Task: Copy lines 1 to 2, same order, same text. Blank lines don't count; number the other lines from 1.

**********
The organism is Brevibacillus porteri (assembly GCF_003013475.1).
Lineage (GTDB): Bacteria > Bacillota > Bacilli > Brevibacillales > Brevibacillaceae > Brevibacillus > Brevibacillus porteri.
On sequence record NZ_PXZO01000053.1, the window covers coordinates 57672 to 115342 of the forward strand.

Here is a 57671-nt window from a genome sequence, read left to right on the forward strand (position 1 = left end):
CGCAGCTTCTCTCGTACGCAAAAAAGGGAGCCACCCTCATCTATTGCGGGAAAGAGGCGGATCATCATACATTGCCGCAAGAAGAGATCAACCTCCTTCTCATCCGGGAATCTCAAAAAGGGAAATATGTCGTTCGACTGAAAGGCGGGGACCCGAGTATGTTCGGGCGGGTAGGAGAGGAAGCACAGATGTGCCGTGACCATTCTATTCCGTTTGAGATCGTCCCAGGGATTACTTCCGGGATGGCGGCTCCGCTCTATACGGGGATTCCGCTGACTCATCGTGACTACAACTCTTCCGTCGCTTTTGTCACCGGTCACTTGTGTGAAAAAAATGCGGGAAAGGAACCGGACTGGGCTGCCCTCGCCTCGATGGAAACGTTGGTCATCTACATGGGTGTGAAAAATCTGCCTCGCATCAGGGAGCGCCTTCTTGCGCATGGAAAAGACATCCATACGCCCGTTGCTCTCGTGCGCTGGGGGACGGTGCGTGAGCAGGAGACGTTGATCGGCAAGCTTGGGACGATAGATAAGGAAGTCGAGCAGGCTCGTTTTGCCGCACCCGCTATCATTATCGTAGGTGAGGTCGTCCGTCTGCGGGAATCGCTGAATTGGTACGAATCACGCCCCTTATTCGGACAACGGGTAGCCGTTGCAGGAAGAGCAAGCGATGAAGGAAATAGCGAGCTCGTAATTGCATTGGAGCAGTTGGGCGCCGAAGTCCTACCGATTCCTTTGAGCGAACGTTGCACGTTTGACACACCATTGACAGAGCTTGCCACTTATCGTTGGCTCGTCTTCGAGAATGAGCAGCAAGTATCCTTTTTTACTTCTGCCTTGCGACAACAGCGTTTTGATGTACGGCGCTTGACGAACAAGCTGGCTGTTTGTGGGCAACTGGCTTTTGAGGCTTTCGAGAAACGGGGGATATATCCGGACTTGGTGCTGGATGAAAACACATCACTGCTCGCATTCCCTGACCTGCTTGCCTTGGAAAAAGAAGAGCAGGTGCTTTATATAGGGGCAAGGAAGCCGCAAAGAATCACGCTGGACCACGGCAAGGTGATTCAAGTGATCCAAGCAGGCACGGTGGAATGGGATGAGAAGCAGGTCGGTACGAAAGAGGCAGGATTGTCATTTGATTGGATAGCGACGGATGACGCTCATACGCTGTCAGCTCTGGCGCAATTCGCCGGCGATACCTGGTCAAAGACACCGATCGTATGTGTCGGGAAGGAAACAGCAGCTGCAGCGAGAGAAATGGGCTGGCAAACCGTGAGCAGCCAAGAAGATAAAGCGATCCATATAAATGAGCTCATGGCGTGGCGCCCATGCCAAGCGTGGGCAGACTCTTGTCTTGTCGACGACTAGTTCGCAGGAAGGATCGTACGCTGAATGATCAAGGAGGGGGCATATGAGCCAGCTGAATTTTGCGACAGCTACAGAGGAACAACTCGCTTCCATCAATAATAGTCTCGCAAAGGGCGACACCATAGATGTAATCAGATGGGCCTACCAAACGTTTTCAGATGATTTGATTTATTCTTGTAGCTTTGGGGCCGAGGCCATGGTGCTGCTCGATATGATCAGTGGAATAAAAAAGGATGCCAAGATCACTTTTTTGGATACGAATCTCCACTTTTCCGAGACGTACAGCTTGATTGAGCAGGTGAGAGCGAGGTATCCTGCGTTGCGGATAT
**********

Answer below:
The organism is Brevibacillus porteri (assembly GCF_003013475.1).
Lineage (GTDB): Bacteria > Bacillota > Bacilli > Brevibacillales > Brevibacillaceae > Brevibacillus > Brevibacillus porteri.